Sex and AIDS are on the mind of America.

One fifth of American adults say they have changed their sexual behavior in some way to avoid contracting acquired immune deficiency syndrome, a Washington Post-ABC News poll found earlier this month. Of those who are 35 or younger and never have been married, more than one third have altered their life styles to avoid AIDS.

Even those in marriages are afraid. The poll found that 14 percent say they have made changes in their sexual behavior because of AIDS.

The fears are understandable: AIDS is deadly -- it already has killed more than 19,000 of its 33,000 American victims since 1981. An estimated 1.5 million others are infected and now carry the AIDS virus without symptoms. It spreads by sexual contact, both homosexual and heterosexual, as well as through contaminated blood and shared hypodermic needles.

And, as the country well knows, there is no cure. Scientists meeting at the National Institutes of Health last week predicted that a vaccine will not be ready for general use before the mid-1990s. On Sunday, Surgeon General C. Everett Koop said a vaccine may not be ready in this century. That leaves only one way to stop AIDS: prevention.

Earlier this month, the federal Public Health Service launched its newest prevention initiative, which focuses, among other things, on making sex safe -- or at least safer.

"Now that we have taken steps to protect our blood supply, we will be concentrating on preventing the sexual transmission of the AIDS virus," Dr. Robert E. Windom, assistant secretary for health, told the House subcommittee on human resources and intergovernmental relations two weeks ago.

The federal recommendations include two options certain to prevent the spread of AIDS -- abstinence, and a faithful monogamous relationship with an uninfected partner. But recognizing that not everyone will follow that advice, the government also recommends use of condoms.

"Total abstinence from all sexual relations is one answer, but it is totally unrealistic," Koop told the National Religious Broadcasters last month.

Although much remains to be learned about the AIDS virus and the way it spreads, much already is known. The following discussion is based on interviews with medical experts. It does not address the moral aspects of sexual activity -- issues that each individual encounters in making choices about sexual behavior. Rather, it is a frank look at the evidence medical science has accumulated on ways to avoid becoming infected with AIDS. ::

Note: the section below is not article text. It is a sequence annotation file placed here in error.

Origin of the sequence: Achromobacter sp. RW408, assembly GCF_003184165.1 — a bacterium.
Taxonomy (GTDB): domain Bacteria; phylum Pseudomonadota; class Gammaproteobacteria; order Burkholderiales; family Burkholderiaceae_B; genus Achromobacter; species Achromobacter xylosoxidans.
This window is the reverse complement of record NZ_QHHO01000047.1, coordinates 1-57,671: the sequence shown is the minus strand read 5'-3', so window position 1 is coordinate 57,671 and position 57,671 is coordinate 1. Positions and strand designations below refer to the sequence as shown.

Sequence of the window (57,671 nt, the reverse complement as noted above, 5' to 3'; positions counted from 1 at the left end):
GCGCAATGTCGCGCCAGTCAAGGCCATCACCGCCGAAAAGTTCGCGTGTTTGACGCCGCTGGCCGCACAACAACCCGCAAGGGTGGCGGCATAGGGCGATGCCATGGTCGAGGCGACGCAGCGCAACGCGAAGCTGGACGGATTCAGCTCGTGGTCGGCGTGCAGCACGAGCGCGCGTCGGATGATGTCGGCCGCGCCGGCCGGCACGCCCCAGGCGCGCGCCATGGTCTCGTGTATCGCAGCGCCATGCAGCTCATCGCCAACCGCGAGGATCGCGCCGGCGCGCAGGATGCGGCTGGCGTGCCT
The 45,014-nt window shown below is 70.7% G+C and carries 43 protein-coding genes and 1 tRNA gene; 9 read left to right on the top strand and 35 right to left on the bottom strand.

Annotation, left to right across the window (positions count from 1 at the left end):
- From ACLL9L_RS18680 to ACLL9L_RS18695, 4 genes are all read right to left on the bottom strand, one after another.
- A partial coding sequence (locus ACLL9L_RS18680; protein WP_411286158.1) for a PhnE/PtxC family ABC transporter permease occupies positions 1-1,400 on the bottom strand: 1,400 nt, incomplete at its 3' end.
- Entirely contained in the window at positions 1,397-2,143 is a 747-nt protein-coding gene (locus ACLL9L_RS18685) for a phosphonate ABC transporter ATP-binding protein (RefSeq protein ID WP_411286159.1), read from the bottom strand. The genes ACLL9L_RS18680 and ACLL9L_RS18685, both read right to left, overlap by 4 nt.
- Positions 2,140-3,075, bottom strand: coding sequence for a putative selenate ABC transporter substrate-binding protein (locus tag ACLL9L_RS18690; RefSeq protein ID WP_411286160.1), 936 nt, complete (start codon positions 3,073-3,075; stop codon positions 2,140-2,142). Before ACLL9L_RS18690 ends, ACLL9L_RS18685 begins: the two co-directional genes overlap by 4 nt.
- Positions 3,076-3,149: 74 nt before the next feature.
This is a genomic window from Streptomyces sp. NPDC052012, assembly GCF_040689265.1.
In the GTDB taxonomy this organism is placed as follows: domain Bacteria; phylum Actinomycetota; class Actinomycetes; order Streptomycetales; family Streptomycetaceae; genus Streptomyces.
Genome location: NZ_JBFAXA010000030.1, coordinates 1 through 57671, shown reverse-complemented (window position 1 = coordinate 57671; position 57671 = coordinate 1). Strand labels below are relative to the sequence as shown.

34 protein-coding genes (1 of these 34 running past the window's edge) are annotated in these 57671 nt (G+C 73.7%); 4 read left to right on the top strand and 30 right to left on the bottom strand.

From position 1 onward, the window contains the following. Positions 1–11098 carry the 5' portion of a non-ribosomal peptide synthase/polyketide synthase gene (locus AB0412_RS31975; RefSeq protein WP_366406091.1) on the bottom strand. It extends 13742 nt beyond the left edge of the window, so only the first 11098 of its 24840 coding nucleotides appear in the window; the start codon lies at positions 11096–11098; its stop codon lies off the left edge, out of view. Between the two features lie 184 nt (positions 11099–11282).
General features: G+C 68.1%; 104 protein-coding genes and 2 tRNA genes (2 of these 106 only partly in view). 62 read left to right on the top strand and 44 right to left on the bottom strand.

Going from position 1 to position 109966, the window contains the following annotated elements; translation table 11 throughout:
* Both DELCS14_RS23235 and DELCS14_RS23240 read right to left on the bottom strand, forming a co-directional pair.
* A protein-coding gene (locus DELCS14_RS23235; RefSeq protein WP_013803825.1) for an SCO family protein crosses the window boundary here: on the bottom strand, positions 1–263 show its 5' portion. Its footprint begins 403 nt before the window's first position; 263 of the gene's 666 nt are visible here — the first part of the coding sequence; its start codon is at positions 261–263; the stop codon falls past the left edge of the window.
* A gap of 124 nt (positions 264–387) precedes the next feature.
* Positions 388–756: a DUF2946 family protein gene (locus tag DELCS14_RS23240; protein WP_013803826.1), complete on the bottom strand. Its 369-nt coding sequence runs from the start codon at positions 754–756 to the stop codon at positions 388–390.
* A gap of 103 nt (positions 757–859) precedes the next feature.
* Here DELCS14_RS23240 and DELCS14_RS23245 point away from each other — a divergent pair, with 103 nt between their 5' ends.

Q. Is there really such a thing as safe sex?

A. Long before AIDS, there have always been risks associated with sex -- whether it was other sexually transmitted diseases or an unwanted pregnancy. AIDS, because it is lethal, has heightened fears of the potential hazards of sexual activity. "We prefer to call it 'safer' sex," said Dr. Michael Lane, director of the Centers for Disease Control's Center for Prevention Services. "There ain't no such thing as safe sex, as long as there is AIDS. We can make sex virtually safe, but not totally safe."

Q. What are the chances that a potential sex partner is carrying the AIDS virus?

A. This is difficult to estimate. One crude CDC calculation says that in a high-risk area -- such as the District -- one in 30 men, and one in 75 women, are infected with the AIDS virus. This number, however, includes people in high-risk groups -- homosexual and bisexual men and intravenous drug abusers -- skewing the estimate for people in the general population.

Therefore, in sexual encounters in low-risk groups -- such as people who are exclusively heterosexual and don't use intravenous drugs -- the chance that a partner will be a carrier are much lower.

Public health officials say that everyone -- both heterosexuals and homosexuals -- should consider themselves at risk for becoming infected with the AIDS virus through a sexual encounter.

Q. How is the virus passed from one person to the next?